National Sporting Heritage Day, held on 30th September, was established to highlight sporting heritage post the 2012 Olympics. More information can be found on the National Sporting Heritage website.
As an enthusiastic swimmer, and occasional dipper in its pool, Woodcock Street Baths, now called The Sir Doug Ellis Woodcock Sports Centre, seemed an ideal subject to investigate in recognition of the day for the Iron Room.Woodcock Street Baths opened in 1860, the second baths to open in the city after Kent Street in 1851. Their formation was prompted by the Baths Act of 1846, whereby local authorities were obliged to provide bathing and washing facilities for residents.
The original architect of Woodcock Street Baths was Edward Holmes, who designed and built the baths for £12,000. At their opening they consisted of an engineer’s quarters, swimming baths, and private washing baths for men and women, each with their own plunge pool. In 1902, the building was completely renovated and a First Class Swimming and Baths were added.This above ‘proposed’ plan is by Holmes. If it was for the initial construction, it suggests that originally the two pools were intended for men only. I’m unclear without additional research if this is what was actually built as much of the literature suggests that first class swimming and baths were added in a 1902 renovation, and that women had swimming facilities from the outset. In 1926, the washing facilities were again revamped and this time, a gala baths was added for events. This programme above from 1929 highlights how events at the Gala Baths attracted local, national, and international competitors—a Miss Joyce Cooper of London, and two competitors from Holland, Miss Marie Braun, and Miss Marie Baron, who all took part in the non-local events, including relay races, 100 yards back-stroke, 100 yards free-style, 200 yards breast-stroke, plus an ‘Education Exhibition of Correct Strokes’ and ‘Ornamental, Scientific and Trick Diving’. The Gala Baths held many different championships, including water polo tournaments and also ‘Speed Swimming’ contests as this programme from 1949 demonstrates. Improvements were also made to the lighting, as in 1948 under-water lighting was added to aid both swimmers and to help display the swimmers’ abilities for the audience. Many more modernisations of the baths have been made in the subsequent years, for example in the 1980s the Gala pool was covered over and turned into an assembly/sports hall. The most recent changes I’m aware of took place in 2010 when the complex was again refurbished (bringing a hiatus to my attending a very pleasant aquafit class!) As I understand, only the Second Class Baths from 1902 still remain. They are, however, beautifully restored.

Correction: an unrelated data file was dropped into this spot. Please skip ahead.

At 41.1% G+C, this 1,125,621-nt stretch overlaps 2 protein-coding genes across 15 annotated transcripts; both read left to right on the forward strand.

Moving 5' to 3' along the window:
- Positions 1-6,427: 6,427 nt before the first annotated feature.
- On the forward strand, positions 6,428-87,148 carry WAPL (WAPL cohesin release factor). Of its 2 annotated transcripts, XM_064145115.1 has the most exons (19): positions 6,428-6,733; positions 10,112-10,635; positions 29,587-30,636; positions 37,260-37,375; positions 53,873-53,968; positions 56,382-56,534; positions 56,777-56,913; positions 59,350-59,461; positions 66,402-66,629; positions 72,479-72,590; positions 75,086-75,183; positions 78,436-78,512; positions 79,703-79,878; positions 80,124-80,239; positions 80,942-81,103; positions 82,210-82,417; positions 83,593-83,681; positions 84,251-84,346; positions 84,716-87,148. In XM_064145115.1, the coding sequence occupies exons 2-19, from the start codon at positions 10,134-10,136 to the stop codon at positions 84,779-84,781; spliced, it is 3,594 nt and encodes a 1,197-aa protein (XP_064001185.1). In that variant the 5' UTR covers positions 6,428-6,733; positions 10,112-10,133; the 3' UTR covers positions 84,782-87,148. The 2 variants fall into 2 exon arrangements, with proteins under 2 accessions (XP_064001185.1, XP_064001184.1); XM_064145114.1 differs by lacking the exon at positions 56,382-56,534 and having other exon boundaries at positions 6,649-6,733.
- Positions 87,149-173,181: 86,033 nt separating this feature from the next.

Rachel Clare, Senior Archives Assistant
History of the Corporation Vol II, Bunce [BCOL 31 HIS]
The City of Birmingham Baths Department, 1851-1951, Moth. J [L45.33 MOT]
BCC Baths Committee [BCC 1/BN/1/1/1-]